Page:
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Cubs first baseman Anthony Rizzo dressed and ready to go on team flight

Chicago Cubs first baseman Anthony Rizzo (44) looks at manager Joe Maddon, left, as Maddon claps for the team at the start of a baseball game against the Washington Nationals, Thursday, Sept. 13, 2018, at Nationals Park in Washington. (Jacquelyn Martin / Associated Press)
Chicago Cubs first baseman Anthony Rizzo (44) looks at manager Joe Maddon, left, as Maddon claps for the team at the start of a baseball game against the Washington Nationals, Thursday, Sept. 13, 2018, at Nationals Park in Washington. (Jacquelyn Martin / Associated Press)

WASHINGTON – Unusual scheduling spawned even more atypical travel attire for Chicago Cubs first baseman Anthony Rizzo.

The three-time All-Star wore a uniform, complete with a blue jersey and gray pants, on the Cubs’ early Thursday morning flight for a makeup game against the Washington Nationals, then arrived in the clubhouse with the same outfit.

“It’s all I got,” Rizzo said.

The Cubs returned to Washington for the second time in a week after Sunday’s game was postponed. The four-day series, which included another rainout Friday and a doubleheader Saturday, featured nearly 11 hours in rain delays.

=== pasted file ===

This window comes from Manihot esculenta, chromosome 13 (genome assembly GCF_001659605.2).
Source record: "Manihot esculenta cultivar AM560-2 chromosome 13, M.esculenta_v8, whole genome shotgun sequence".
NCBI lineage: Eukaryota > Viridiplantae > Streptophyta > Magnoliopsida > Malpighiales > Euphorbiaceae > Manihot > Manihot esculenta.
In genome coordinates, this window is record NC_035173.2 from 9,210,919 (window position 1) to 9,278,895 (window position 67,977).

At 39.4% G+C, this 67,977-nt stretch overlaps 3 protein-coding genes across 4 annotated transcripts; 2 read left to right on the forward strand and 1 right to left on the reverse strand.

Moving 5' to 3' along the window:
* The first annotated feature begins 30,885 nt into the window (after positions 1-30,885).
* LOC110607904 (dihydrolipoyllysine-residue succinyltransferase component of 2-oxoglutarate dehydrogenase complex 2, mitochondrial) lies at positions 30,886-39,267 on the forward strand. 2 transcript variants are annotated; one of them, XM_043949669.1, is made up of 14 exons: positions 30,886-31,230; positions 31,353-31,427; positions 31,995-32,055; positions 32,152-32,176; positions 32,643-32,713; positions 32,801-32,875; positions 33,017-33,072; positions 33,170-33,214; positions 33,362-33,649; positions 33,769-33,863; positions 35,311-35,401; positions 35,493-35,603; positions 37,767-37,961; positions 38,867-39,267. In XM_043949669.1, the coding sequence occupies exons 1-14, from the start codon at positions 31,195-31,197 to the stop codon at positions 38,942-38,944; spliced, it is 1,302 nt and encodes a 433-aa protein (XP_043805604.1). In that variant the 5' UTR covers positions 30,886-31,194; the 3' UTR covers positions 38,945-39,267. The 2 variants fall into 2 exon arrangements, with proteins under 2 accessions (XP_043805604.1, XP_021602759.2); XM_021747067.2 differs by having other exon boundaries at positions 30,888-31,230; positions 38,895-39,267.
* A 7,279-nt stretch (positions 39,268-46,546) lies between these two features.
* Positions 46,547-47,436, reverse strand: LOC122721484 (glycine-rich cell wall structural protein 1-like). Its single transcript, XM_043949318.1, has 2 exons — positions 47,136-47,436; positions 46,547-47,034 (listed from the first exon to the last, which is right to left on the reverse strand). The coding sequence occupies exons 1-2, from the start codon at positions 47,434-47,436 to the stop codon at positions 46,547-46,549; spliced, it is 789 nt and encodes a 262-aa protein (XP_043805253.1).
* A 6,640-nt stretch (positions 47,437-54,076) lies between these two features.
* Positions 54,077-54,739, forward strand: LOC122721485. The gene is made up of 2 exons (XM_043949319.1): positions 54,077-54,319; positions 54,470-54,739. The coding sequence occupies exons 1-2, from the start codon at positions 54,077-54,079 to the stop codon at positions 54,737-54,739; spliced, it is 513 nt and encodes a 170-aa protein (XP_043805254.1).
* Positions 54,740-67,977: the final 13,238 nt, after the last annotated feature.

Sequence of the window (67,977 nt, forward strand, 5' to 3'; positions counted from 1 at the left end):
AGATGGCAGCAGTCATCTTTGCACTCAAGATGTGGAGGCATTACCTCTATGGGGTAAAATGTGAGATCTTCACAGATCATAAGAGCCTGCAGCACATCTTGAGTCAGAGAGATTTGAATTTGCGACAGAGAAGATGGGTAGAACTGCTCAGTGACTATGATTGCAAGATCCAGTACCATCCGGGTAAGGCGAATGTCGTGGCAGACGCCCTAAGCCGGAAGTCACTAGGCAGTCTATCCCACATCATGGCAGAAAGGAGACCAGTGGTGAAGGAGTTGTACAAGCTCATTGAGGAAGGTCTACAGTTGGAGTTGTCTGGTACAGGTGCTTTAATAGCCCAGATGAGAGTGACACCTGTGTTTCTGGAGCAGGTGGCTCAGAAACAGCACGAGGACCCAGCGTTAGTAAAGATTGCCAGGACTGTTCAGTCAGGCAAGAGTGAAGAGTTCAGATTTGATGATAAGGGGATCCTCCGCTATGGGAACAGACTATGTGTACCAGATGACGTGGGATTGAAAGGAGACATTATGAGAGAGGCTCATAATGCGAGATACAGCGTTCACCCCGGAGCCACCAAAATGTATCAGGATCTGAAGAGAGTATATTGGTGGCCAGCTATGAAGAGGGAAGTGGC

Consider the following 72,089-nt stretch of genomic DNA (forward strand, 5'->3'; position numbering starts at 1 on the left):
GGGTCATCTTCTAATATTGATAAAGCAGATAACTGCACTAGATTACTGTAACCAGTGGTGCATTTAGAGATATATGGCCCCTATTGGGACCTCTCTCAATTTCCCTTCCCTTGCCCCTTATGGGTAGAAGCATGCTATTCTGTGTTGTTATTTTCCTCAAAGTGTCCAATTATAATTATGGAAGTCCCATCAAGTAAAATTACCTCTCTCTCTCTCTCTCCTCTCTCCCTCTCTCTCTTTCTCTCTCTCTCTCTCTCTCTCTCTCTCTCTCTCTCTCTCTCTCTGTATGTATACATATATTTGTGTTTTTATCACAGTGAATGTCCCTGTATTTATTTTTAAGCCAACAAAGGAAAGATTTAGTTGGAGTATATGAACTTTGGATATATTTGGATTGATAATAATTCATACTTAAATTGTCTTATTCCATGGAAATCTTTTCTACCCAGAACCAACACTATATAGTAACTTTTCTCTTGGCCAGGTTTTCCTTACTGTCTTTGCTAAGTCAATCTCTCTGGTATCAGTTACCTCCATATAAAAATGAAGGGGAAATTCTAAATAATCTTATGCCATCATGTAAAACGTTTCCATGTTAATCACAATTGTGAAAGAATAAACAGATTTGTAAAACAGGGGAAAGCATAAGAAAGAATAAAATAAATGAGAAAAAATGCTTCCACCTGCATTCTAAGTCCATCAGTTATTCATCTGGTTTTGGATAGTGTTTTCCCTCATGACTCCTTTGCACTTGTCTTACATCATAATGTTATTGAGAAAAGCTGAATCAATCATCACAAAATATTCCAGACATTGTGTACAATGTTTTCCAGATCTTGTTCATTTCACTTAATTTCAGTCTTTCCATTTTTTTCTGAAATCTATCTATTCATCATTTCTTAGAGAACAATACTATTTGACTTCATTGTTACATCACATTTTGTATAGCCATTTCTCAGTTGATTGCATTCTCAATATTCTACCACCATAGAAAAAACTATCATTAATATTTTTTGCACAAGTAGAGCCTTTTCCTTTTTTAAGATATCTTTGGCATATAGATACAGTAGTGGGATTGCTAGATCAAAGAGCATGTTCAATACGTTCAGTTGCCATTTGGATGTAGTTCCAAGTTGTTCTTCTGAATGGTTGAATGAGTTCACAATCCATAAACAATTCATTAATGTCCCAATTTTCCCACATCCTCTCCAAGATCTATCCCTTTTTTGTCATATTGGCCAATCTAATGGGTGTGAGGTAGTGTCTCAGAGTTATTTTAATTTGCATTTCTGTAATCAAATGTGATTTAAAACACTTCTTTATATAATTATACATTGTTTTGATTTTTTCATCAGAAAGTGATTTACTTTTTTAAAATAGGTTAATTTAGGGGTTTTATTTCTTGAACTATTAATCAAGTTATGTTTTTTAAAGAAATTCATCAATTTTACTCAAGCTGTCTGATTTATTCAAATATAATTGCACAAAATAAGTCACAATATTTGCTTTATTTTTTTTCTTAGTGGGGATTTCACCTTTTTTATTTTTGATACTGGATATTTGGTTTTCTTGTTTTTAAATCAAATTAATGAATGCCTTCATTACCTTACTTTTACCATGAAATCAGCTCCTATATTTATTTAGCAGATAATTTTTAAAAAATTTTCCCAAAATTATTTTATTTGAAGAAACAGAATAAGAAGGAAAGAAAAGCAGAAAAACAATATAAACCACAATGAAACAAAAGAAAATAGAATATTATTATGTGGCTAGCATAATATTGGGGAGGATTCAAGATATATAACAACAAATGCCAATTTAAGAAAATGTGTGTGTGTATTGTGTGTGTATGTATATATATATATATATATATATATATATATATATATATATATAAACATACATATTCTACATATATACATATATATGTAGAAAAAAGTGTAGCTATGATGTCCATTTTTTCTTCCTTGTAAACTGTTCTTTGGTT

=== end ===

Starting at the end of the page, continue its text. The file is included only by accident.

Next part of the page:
Thursday’s game was scheduled on the only remaining common day off for the teams before the end of the regular season, and it split up what was to be a six-game homestand for the Cubs. It also came after a state of emergency was declared in Washington in anticipation of the effects of Hurricane Florence.

The makeup date also extended the Cubs’ streak of 23 consecutive scheduled game dates to 30. Their next day off is Sept. 20.

“At the end of the day, our front office, our owners have our back,” Rizzo said. “We’re in a long stretch of games that people in MLB that have been on the players’ side and they understand the human element of it and they seem not to care at all. It is what it is. We can sit here and complain about it or we can joke around about it.”

Rizzo’s sartorial choice was met with amusement in the Cubs’ clubhouse.

“I wish he had said something sooner because we could have all done it. I would have done it in a heartbeat,” manager Joe Maddon said.


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